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Old Jan 29, 2004, 2:41 PM   #21
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Hey, I thought those were actual technical terms!

:twisted:
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Old Jan 29, 2004, 6:04 PM   #22
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Im no expert and dont have as much experience as many in these forums do. I can only go on the two digitals i have myself. my first was a canon powershot A10, 1.3 migapixels and needing four AA batteries. I loved it, it took great shots and was a great learning tool.
I now have the Canon G3 and have found this takes beautiful photos and although is aimed at more experienced photographers (with all the manual settings etc) I have found it easy to use and would recommend it to a newbie. If you just want a point and shoot the canon A70 is supposed to be a good buy. the fugi finepix F401 is another that i have seen good results from (a friend owns one).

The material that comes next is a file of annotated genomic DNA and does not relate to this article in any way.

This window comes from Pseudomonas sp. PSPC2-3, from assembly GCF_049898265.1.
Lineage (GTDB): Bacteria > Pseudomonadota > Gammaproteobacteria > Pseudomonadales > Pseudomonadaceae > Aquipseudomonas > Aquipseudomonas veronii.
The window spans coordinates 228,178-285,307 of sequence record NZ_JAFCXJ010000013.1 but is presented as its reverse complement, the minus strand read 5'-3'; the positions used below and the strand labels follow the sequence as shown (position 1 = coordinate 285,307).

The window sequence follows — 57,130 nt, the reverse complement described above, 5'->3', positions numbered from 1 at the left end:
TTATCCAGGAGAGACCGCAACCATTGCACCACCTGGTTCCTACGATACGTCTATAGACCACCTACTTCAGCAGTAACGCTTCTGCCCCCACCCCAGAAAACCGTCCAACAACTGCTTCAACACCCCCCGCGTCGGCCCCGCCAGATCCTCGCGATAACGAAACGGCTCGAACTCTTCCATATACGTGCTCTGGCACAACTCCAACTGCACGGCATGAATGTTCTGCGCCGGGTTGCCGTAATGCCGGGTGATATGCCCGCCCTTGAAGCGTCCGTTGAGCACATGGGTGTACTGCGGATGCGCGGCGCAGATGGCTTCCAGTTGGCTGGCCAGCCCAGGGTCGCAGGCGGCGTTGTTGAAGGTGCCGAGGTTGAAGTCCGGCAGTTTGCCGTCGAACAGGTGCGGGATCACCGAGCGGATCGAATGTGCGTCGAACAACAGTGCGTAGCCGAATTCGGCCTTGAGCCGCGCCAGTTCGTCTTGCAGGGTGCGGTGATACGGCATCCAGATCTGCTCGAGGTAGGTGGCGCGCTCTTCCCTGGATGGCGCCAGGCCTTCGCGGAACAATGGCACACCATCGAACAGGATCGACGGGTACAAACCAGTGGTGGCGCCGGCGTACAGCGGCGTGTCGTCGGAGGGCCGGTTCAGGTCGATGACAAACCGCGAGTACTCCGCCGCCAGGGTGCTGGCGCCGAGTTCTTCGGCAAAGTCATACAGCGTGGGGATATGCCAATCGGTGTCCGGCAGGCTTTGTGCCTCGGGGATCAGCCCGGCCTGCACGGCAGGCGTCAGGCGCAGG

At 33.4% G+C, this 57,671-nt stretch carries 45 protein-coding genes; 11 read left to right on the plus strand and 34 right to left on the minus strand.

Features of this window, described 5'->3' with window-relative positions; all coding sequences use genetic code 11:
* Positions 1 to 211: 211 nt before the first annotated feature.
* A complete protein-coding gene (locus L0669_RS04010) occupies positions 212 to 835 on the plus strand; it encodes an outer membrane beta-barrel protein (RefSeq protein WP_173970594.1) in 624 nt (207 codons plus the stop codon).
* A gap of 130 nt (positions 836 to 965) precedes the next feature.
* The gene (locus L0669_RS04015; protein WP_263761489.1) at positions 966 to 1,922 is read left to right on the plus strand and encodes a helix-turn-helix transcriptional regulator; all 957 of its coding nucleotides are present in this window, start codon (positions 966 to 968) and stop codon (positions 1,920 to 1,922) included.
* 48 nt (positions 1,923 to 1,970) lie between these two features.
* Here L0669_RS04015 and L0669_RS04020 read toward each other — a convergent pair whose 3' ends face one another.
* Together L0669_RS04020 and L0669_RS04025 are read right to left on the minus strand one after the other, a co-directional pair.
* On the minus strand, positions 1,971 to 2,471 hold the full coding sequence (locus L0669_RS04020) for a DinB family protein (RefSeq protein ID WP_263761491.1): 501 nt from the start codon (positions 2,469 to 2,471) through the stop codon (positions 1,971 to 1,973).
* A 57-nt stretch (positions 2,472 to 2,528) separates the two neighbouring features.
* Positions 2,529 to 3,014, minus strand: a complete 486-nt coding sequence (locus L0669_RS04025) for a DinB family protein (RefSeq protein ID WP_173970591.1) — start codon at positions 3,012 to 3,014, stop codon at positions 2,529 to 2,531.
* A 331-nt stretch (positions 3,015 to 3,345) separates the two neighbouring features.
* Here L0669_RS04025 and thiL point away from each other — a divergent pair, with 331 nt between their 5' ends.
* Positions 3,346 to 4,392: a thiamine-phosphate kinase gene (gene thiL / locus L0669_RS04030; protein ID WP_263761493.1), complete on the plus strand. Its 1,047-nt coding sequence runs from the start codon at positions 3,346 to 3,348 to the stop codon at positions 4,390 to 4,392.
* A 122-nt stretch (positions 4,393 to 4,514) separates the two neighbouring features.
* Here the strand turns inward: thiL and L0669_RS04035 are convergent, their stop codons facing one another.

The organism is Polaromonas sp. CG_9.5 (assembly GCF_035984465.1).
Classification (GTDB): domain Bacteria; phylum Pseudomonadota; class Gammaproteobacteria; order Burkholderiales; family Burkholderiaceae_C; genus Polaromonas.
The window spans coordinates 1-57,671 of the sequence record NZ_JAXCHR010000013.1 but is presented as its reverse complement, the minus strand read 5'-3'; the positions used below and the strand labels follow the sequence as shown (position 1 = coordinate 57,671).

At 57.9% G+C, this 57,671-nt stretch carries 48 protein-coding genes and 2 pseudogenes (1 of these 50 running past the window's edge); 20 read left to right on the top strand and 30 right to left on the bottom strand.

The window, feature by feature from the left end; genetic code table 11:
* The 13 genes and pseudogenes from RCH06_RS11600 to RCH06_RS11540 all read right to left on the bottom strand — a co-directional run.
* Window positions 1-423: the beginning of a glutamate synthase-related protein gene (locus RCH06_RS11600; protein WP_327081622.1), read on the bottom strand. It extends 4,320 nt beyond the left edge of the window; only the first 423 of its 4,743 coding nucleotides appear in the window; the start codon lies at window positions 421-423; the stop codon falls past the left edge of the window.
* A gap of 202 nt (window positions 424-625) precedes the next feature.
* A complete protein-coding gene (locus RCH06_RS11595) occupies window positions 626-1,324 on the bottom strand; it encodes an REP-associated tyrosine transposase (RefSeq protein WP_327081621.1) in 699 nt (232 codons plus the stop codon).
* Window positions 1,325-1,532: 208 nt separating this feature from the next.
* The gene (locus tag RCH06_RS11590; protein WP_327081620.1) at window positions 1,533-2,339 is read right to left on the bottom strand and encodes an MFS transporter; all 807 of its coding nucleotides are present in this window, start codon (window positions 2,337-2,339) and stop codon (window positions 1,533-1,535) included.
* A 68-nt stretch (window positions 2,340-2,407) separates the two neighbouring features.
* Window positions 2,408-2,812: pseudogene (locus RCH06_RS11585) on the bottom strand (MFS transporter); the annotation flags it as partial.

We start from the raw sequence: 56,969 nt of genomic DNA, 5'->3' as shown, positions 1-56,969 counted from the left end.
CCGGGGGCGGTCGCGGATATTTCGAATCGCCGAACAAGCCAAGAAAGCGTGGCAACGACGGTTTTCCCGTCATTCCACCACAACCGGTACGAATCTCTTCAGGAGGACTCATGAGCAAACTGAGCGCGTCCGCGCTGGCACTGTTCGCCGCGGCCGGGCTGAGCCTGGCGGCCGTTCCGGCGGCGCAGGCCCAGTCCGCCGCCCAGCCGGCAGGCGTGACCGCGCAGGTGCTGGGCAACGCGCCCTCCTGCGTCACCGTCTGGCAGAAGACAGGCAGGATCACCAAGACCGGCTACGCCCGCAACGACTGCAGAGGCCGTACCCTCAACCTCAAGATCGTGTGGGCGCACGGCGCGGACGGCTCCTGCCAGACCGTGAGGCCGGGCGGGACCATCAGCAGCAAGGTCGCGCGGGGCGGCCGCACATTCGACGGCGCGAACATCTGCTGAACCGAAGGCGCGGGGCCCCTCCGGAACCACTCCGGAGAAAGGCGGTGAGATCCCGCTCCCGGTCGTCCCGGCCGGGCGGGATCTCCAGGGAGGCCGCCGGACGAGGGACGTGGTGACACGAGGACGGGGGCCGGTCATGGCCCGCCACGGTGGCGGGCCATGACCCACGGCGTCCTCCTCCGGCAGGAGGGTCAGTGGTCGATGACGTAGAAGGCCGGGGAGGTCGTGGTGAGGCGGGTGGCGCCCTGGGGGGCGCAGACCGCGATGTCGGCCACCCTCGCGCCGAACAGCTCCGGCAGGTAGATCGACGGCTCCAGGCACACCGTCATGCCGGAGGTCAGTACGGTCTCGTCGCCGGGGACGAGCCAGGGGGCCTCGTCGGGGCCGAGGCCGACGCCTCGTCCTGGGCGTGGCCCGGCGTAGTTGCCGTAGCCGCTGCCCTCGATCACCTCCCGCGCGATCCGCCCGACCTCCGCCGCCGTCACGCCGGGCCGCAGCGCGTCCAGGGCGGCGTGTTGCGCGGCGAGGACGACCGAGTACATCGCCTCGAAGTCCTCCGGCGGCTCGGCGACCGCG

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Old Jan 29, 2004, 6:08 PM   #23
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another thing, I updated to a canon printer from an epson and a lexmart and have found my best results come from printing out my photos on canon paper. I dont know is it has something to do with it being a Canon camera or is just pot luck.
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Old Jan 29, 2004, 6:30 PM   #24
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Quote:
Originally Posted by aladyforty
another thing, I updated to a canon printer from an epson and a lexmart and have found my best results come from printing out my photos on canon paper. I dont know is it has something to do with it being a Canon camera or is just pot luck.

I'm using Red River papers with my Canon !960 and getting very good results.
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Old Jan 29, 2004, 7:15 PM   #25